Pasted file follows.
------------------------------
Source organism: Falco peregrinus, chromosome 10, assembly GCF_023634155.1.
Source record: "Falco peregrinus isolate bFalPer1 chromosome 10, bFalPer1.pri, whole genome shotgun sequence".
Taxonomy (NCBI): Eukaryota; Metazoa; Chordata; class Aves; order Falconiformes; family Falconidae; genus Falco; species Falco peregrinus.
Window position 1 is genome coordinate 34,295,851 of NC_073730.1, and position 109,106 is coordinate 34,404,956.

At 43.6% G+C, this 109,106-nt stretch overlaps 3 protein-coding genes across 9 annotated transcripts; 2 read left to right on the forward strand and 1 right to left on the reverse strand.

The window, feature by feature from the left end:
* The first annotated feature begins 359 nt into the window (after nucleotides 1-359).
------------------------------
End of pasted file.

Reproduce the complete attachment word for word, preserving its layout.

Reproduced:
Source organism: Falco peregrinus, chromosome 10, assembly GCF_023634155.1.
Source record: "Falco peregrinus isolate bFalPer1 chromosome 10, bFalPer1.pri, whole genome shotgun sequence".
Taxonomy (NCBI): Eukaryota; Metazoa; Chordata; class Aves; order Falconiformes; family Falconidae; genus Falco; species Falco peregrinus.
Window position 1 is genome coordinate 34,295,851 of NC_073730.1, and position 109,106 is coordinate 34,404,956.

At 43.6% G+C, this 109,106-nt stretch overlaps 3 protein-coding genes across 9 annotated transcripts; 2 read left to right on the forward strand and 1 right to left on the reverse strand.

The window, feature by feature from the left end:
* The first annotated feature begins 359 nt into the window (after nucleotides 1-359).